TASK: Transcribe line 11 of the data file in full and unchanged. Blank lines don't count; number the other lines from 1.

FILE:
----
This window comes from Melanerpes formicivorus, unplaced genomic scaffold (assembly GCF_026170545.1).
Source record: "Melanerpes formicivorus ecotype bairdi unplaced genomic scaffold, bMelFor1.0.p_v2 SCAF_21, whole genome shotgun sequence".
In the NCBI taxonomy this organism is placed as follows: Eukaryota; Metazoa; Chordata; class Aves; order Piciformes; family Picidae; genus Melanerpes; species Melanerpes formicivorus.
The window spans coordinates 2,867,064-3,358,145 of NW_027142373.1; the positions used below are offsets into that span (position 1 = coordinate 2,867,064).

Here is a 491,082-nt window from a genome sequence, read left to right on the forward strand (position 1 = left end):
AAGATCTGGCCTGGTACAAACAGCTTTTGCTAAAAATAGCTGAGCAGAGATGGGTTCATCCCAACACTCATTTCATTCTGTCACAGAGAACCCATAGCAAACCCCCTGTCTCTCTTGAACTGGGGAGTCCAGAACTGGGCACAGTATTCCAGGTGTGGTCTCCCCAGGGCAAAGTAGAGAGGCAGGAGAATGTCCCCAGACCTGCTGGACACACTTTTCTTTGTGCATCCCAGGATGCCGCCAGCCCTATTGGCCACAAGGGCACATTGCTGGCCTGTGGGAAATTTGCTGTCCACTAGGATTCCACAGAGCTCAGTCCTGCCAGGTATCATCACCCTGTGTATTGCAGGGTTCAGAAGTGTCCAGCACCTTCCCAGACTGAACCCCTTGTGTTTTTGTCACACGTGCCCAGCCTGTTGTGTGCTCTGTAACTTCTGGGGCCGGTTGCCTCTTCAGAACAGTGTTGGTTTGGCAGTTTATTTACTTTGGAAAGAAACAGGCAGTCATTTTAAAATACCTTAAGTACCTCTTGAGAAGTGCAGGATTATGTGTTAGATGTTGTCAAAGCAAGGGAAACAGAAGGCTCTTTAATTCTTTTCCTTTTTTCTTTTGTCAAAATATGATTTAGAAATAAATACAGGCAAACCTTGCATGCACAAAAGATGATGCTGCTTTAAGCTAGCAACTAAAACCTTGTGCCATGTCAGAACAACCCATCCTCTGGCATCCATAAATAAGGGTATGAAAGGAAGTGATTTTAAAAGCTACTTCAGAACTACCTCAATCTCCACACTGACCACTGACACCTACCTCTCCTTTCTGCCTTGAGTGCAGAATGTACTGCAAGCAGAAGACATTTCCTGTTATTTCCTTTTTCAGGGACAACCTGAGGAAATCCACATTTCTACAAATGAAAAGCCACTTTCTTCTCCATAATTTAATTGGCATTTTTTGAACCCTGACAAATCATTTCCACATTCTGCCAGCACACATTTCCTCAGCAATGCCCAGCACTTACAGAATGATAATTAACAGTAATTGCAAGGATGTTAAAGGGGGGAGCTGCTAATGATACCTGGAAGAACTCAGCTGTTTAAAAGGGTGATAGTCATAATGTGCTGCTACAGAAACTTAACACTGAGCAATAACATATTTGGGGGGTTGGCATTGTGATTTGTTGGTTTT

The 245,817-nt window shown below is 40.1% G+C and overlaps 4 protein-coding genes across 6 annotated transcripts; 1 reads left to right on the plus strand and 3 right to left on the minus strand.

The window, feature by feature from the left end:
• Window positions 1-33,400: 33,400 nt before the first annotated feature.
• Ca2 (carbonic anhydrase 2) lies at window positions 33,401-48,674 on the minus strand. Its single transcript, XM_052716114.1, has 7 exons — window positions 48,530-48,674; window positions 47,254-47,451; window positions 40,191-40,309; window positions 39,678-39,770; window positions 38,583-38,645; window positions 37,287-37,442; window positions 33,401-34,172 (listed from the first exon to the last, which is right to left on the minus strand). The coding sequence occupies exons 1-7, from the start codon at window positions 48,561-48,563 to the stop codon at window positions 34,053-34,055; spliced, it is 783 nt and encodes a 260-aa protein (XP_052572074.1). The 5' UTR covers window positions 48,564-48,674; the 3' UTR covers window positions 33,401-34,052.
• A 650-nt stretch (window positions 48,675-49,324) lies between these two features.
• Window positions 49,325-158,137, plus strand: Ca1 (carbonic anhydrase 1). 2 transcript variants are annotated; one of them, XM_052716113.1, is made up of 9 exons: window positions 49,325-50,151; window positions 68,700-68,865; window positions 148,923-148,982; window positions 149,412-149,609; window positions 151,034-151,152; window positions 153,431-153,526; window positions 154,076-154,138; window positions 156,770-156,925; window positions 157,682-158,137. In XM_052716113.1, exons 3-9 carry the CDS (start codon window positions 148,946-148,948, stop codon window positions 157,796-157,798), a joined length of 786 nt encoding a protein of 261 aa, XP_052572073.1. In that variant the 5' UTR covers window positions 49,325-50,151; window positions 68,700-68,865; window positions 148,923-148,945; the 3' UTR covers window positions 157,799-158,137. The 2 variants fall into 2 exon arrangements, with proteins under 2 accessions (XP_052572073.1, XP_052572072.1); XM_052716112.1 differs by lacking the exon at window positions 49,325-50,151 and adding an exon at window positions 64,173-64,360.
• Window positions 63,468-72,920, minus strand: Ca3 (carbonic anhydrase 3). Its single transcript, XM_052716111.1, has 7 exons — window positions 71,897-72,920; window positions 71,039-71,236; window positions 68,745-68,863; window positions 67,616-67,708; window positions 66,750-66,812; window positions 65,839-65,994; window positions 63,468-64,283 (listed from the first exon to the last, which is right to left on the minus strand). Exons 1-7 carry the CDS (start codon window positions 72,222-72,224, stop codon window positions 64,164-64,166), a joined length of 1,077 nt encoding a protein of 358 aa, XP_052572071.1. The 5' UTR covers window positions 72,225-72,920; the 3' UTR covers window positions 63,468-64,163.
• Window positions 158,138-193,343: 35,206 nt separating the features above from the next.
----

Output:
• A 650-nt stretch (window positions 48,675-49,324) lies between these two features.